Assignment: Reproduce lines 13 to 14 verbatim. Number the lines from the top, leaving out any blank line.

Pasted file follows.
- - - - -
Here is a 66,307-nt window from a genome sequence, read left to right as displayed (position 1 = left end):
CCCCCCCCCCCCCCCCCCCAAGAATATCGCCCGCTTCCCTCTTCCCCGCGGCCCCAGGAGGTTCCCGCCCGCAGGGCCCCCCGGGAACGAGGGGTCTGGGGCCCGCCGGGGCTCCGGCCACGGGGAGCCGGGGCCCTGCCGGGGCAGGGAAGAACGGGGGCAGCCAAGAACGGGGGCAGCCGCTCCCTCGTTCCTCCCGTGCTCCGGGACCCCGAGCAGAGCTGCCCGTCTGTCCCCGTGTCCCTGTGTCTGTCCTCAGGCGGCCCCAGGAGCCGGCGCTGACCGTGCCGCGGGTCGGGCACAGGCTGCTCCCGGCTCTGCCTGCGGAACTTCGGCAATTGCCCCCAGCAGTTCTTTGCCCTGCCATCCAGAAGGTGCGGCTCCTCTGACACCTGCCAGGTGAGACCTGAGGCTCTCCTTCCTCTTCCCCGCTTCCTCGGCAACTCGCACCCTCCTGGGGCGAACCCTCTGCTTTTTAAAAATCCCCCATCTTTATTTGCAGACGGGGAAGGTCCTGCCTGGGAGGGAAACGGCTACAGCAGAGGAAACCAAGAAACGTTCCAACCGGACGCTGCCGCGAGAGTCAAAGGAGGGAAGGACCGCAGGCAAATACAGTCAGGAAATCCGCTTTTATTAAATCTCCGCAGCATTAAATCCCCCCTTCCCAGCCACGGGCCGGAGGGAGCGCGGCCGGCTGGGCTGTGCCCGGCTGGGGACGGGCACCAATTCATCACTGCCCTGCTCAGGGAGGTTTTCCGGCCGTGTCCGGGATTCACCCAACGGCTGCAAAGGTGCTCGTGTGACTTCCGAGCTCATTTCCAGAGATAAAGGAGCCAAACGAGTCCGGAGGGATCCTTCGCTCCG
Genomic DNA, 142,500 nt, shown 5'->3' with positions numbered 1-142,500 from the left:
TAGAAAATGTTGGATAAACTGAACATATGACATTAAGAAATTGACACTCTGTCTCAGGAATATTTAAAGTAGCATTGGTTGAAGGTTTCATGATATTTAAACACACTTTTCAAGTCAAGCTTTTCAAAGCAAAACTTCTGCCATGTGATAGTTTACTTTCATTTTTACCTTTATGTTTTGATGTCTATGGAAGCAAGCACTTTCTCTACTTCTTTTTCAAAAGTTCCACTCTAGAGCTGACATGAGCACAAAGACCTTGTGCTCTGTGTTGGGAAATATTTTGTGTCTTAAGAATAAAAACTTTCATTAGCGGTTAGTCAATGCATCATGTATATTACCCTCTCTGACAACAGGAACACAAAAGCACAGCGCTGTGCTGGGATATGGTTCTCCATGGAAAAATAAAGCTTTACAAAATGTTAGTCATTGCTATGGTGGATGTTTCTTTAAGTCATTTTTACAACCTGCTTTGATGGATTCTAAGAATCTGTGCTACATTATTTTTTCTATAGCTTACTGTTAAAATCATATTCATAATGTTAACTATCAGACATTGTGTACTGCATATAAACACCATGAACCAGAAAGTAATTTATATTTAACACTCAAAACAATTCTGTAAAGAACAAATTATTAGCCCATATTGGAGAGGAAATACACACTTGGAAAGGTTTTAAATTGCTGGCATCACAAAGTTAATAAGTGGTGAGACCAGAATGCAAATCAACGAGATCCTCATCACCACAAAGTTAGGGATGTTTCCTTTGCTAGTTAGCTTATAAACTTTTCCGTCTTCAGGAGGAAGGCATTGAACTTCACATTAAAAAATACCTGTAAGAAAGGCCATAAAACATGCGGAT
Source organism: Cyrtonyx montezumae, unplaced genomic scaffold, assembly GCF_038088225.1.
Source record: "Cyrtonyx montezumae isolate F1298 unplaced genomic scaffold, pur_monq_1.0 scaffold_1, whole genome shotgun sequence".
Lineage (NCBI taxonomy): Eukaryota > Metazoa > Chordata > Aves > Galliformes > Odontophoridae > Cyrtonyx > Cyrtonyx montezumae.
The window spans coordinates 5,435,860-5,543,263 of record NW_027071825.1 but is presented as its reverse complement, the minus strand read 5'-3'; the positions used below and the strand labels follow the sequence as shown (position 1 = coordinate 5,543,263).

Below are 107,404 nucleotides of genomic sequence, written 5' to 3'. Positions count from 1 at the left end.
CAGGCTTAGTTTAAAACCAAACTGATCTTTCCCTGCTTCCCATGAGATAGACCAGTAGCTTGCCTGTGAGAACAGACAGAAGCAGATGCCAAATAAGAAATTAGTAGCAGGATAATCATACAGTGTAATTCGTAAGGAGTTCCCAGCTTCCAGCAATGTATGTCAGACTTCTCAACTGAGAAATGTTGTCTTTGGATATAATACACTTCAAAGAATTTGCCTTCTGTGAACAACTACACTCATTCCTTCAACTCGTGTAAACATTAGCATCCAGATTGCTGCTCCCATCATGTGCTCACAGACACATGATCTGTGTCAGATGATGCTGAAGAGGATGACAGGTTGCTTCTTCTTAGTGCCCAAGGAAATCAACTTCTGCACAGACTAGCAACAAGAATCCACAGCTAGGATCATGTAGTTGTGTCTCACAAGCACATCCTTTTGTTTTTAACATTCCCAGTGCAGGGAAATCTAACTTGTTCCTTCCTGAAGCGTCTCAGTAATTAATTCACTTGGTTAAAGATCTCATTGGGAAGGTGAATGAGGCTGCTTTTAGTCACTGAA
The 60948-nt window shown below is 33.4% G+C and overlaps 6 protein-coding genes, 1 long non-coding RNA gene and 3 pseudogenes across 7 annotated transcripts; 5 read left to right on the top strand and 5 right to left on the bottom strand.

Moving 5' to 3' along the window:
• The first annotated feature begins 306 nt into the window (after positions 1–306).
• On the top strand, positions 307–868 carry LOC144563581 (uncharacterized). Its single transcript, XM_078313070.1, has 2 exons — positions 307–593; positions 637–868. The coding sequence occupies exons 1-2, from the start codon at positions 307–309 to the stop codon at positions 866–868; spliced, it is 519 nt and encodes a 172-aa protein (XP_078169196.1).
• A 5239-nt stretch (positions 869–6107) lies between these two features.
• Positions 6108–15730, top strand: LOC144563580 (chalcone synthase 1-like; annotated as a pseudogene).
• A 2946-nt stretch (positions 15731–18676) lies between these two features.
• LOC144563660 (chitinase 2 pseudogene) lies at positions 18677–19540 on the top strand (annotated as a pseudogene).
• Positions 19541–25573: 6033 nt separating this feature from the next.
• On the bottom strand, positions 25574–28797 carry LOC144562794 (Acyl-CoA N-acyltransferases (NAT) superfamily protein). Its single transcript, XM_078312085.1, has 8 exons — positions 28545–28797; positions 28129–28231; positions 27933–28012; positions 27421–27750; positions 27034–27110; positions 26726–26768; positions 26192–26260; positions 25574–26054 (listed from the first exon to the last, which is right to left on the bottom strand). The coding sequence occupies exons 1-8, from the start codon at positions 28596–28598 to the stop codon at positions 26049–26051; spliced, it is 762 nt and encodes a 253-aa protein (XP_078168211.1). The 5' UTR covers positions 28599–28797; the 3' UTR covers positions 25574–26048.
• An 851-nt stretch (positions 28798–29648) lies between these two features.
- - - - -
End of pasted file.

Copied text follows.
• The first annotated feature begins 306 nt into the window (after positions 1–306).
• On the top strand, positions 307–868 carry LOC144563581 (uncharacterized). Its single transcript, XM_078313070.1, has 2 exons — positions 307–593; positions 637–868. The coding sequence occupies exons 1-2, from the start codon at positions 307–309 to the stop codon at positions 866–868; spliced, it is 519 nt and encodes a 172-aa protein (XP_078169196.1).